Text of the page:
Minister of Maritime Affairs and the Blue Economy, Kirk Humphrey, speaking at the reopening of the Pile Bay Fish Landing Facility this morning. (A. Reid/BGIS)

The modernisation of Barbados’ fishing industry is well underway with the renovation of five fish markets and planned improvements at an additional three.

The Pile Bay Fish Landing Facility has joined the list of renovated markets featuring top quality material on the countertops, which allows it to meet the phytosanitary standards required for exporting fish.

Renovated at a cost of $1.5 million by the Barbados Port Inc. (BPI), the market, known for its Sunday limes and bustling business, is now disabled friendly and outfitted with solar panels on the roof, in support of Government’s thrust towards renewable energy. It also features lighting designed to protect hatchling turtles, and has a variety of plants.

Minister of Maritime Affairs and the Blue Economy, Kirk Humphrey, described the facility as a “full total blue economy package’’ as he addressed the official opening ceremony this morning.

Mr. Humphrey stated that he was pleased that his Ministry was able to bring to fruition a vision that was “started a while ago”.

He noted: “We had to change how we were doing things, and where we were doing things.  I felt there was a need for us to modernise the fishing industry in a way that was sustainable…and a way that would respect and protect future generations.”

He explained that it was necessary for fishermen to be able to fish, but in a way that was sustainable, using available technology to make it easier for them to hunt for fish.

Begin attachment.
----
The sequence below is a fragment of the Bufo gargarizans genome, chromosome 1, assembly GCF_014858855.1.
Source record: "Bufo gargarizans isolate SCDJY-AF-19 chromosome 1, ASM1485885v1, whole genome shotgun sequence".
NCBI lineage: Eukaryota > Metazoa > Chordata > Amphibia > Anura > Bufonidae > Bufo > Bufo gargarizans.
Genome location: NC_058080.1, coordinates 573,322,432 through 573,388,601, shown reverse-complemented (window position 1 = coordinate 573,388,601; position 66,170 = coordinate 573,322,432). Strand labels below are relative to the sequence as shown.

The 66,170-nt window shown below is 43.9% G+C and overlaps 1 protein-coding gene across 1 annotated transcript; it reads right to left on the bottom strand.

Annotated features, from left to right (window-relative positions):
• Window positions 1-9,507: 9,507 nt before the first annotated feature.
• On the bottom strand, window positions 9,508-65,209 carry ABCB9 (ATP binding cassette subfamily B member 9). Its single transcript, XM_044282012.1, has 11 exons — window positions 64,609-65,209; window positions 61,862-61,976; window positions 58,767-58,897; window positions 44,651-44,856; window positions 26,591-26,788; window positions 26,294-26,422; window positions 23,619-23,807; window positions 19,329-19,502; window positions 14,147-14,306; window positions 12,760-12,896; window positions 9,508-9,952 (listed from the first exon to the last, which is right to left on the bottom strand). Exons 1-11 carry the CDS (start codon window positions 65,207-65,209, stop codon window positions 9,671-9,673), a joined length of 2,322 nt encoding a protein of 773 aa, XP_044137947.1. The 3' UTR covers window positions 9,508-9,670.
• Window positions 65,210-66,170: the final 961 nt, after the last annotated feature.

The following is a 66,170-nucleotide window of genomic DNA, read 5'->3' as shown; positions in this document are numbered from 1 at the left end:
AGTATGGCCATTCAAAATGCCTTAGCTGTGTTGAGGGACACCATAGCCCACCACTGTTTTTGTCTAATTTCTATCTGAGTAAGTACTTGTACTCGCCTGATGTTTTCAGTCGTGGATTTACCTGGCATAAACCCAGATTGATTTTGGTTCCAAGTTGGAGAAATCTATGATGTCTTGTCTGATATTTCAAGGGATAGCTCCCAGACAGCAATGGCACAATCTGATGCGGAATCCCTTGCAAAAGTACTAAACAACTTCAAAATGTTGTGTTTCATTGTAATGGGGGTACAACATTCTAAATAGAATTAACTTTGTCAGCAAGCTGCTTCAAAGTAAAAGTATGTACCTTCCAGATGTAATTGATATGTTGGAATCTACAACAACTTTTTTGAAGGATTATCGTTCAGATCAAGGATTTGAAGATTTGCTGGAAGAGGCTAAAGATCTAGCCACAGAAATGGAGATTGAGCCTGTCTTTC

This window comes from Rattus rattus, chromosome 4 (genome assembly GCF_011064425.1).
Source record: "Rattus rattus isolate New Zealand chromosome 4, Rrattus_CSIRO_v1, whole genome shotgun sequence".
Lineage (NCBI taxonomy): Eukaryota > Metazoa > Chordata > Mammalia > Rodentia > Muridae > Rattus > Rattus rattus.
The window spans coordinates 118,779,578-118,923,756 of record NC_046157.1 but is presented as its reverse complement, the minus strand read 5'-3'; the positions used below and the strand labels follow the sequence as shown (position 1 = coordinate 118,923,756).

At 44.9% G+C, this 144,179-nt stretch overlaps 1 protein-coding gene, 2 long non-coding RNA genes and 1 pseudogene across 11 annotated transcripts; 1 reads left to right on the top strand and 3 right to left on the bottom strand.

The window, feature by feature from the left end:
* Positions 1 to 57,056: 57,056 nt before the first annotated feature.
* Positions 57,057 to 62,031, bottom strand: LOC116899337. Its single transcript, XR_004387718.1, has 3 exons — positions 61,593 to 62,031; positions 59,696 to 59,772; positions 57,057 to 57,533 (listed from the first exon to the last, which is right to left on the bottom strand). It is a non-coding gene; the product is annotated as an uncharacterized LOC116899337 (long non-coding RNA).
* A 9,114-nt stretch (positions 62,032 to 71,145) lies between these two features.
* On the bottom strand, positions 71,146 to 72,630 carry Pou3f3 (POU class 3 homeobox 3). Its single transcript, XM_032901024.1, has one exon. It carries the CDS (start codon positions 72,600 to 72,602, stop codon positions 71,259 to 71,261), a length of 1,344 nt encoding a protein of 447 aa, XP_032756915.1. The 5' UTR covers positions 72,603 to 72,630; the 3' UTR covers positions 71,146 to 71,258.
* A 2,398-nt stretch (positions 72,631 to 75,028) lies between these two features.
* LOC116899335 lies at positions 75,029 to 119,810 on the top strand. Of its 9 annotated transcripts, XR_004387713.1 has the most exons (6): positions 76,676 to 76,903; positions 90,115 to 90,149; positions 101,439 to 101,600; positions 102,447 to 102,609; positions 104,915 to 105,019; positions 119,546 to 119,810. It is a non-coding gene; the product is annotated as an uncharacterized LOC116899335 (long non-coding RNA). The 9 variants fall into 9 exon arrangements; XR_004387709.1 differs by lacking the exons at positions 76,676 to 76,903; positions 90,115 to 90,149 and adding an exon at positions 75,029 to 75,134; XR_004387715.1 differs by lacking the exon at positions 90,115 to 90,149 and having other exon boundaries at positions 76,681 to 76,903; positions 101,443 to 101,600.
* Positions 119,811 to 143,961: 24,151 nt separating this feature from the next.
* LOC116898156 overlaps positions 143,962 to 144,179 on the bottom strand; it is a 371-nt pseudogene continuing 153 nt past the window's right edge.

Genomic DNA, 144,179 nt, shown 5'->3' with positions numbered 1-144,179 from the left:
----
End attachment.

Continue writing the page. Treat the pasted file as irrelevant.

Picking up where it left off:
“Fish Aggregating Devices (FADS), which we put all around Barbados, the fish would gather there, and fishermen would know where to go and get fish. That is transformative,” Mr. Humphrey said.

The Pile Bay Fish Landing Facility has been renovated at a cost of $1.5 million and is now disabled friendly and outfitted with solar panels on the roof, in support of Government’s thrust towards renewable energy. It also features lighting designed to protect hatchling turtles, and has a variety of plants. (A. Reid/BGIS)

He also outlined plans for a tuna project, which would allow fishermen to catch tuna and loin it in Barbados to get more value.

“We are also looking at giving fishermen access to vessels through a lease-to-own arrangement, which we have already started,” the Minister added.

Chairman of the BPI, Peter Odle, said Pile Bay was “dear” to the BPI, and noted that the new facility added to the charm of the beach and had become a “safe haven” from the “hustle and bustle” of the Port of Bridgetown.

However, he stressed the need to prioritise sustainability in a blue economy, which was at the threshold of a new wave of industrialisation and exploitation of the ocean that held the promise of more innovation, economic growth and jobs.

“Efforts must be made, therefore, to ensure that maritime industries, the use of ocean space and resources are ecologically sustainable, and that economic activities pursued are in balance with the long term carrying capacity of the ecosystems,” he said, noting that this was at the core of the Port of Bridgetown’s strategic vision.

Mr. Odle also disclosed that the BPI had signalled its intention to become involved in the refurbishment of the Weston Fish Market in St. James, which is currently at the design stage.

Today’s reopening of the Pile Bay Fish Landing Facility, with the unveiling of the plaque by Prime Minister Mia Amor Mottley, adds it to the list of renovated markets. They are: the Berinda Cox Fish Market; the Bridgetown Fishing Complex; the Tent Bay Fish Market and the Speightstown Fish Market.

The Ministry of Maritime Affairs and the Blue Economy is presently carrying out renovations at Paynes Bay and Consett Bay Fish Markets.

julia.rawlins-bentham@barbados.gov.bb

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